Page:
Sunday, March 28, 2010

Femonomics reads the internet so you don't have to: women in politics and the sciences, Passover, AT&T, and more!

This report shows that women are less likely to be recruited by political operatives to run for office, even at equal levels of experience and political connectedness.  This might be a major reason for the under-representation of women in elected office.
Elsewhere, women are making strides in representation in the sciences, but are still anemically present at top levels.  Nick Kristof is worrying about the boys for a change, and how to keep them engaged early on in school.  This issue has been brought up many times before, but Kristof handles it well, acknowledging that men still disproportionately dominate most arenas of society, but cogently arguing that we're doing a disservice if we let this fact blind us to the educational difficulties of young boys.
The march of bad science continues, with Louann Brizendine offering up some insane theories of how men are "hard-wired" to ogle our breasts in the workplace.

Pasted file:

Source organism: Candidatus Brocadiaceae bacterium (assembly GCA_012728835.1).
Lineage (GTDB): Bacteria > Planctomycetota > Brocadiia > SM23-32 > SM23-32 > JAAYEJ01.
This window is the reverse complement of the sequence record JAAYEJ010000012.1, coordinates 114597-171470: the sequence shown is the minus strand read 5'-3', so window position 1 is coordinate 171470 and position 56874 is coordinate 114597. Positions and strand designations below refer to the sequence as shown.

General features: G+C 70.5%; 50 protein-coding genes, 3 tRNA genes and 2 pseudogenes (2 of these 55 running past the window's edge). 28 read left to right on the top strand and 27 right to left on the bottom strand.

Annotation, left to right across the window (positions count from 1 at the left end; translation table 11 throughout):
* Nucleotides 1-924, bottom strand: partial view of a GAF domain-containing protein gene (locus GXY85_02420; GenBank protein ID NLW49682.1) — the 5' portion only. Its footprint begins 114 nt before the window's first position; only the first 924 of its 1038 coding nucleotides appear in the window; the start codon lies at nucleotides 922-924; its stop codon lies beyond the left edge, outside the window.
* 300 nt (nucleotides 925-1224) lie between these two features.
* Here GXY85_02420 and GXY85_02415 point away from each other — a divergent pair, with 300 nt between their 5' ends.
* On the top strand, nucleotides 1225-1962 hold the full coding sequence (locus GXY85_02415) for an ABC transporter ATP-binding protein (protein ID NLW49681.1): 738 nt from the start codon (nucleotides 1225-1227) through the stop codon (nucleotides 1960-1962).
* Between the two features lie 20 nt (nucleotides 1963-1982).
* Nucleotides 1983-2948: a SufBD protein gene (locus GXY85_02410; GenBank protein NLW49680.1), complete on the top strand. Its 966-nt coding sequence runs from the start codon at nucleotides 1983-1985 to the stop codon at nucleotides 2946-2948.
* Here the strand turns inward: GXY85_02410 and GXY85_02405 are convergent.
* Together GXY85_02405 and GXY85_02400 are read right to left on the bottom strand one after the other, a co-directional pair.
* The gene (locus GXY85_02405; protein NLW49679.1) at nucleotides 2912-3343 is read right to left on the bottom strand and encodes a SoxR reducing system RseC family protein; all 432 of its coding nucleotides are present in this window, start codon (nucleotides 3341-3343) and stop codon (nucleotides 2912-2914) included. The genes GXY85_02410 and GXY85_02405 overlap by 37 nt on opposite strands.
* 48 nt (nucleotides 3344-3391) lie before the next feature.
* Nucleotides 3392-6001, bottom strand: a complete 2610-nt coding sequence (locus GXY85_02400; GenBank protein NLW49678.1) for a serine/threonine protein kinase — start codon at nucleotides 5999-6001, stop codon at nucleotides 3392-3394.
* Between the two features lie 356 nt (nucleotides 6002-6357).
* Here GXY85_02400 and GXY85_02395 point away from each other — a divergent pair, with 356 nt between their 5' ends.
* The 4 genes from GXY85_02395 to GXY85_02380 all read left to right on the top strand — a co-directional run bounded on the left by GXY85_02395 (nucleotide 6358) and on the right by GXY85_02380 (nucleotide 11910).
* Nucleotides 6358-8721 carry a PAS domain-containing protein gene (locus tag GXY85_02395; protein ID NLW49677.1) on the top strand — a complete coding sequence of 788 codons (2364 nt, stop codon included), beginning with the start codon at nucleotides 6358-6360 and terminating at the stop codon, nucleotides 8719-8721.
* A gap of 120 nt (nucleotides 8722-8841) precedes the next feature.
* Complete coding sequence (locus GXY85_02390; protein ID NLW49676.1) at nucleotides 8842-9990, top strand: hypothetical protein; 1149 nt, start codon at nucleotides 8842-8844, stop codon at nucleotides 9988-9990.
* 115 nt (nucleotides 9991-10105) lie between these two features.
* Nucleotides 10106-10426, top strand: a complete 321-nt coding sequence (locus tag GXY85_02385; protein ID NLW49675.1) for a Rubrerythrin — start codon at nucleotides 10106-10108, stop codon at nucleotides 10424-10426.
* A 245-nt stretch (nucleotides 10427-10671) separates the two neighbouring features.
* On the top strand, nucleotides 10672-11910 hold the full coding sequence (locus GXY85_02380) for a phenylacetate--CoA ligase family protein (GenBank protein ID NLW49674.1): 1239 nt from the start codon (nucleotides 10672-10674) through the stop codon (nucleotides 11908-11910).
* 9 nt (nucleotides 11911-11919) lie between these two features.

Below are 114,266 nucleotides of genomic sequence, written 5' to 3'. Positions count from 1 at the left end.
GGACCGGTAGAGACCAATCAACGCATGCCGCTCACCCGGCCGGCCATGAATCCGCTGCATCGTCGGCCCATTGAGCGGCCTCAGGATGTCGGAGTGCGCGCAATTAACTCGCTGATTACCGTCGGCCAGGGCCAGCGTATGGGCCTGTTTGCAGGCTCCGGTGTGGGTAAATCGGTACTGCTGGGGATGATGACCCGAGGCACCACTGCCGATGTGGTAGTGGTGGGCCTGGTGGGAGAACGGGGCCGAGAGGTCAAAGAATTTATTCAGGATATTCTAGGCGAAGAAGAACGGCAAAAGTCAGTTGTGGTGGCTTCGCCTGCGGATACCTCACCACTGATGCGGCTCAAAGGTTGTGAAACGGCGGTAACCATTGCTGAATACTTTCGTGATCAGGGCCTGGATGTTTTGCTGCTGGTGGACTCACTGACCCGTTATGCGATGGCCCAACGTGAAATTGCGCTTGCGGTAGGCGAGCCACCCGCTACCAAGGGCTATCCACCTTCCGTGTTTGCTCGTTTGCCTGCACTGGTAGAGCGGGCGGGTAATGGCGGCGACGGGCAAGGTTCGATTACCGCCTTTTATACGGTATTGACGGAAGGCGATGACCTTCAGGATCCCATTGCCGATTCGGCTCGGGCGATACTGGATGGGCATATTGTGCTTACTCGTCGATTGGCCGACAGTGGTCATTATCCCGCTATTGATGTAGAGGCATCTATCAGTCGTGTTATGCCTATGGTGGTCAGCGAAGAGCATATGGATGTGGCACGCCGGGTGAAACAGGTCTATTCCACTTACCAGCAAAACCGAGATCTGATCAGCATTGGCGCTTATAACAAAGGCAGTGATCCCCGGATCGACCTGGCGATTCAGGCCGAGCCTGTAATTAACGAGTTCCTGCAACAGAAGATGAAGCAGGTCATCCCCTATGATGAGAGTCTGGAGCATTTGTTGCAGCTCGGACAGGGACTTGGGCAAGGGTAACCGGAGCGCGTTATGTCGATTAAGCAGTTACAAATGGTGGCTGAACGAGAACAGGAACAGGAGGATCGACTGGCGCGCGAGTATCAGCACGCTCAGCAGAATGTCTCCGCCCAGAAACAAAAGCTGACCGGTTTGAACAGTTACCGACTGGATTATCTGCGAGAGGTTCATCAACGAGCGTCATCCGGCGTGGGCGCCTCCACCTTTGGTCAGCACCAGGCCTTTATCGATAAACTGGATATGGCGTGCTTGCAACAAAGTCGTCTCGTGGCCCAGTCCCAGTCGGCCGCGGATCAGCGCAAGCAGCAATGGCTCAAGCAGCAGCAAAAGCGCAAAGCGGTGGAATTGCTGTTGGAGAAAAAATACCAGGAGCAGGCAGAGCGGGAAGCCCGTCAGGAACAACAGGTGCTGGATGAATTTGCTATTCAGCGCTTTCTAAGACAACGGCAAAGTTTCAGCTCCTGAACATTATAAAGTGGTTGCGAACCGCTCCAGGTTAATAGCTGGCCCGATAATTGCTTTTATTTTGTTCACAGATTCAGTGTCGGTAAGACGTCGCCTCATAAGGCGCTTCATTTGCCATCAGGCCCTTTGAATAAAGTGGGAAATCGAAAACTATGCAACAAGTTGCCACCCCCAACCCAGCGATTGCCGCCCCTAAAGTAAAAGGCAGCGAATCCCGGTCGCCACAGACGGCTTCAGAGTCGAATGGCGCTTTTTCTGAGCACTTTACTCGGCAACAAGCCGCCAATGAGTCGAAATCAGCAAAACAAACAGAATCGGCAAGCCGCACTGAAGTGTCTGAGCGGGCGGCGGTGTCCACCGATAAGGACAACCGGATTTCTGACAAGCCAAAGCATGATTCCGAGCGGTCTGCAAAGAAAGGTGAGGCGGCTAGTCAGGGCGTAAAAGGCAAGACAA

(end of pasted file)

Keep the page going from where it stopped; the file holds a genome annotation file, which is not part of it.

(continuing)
Happy Passover!  This year, President Obama will be hosting a seder, as he and his staff have done for the past two years, first on the campaign trail and then in the White House.  It's a sweet story, and I think gets at the nice thing about Passover: the universalism of the message that freedom is worth enough to risk a lot.
There's a new iPhone ap that let's you avoid AT&T...except not. It just lets you make calls through WiFi instead of through your AT&T minutes. But you still need that dern AT&T contract.
Feminist Review offers up women-penned reviews of things women are interested in watching, listening to, eating, and using. It's a worthy goal, and they're currently in the middle of a major fundraising drive, so I thought I'd draw attention to it here.
In this amusing interview, the author of Yes Means Yes!, Jaclyn Friedman, offers up the following handy test to see if the guy you're dating is feminist-compatible:
Right now my basic litmus test is this: Is he interested in feminist issues when I bring them up? And can he talk about them in ways that express curiosity and engagement and respect, instead of defensiveness or dismissiveness or attachment to stereotypes? If we can talk about this stuff in ways that are interesting and productive, I can work with it most of the time.
 [hat tips Larry, Katherine]

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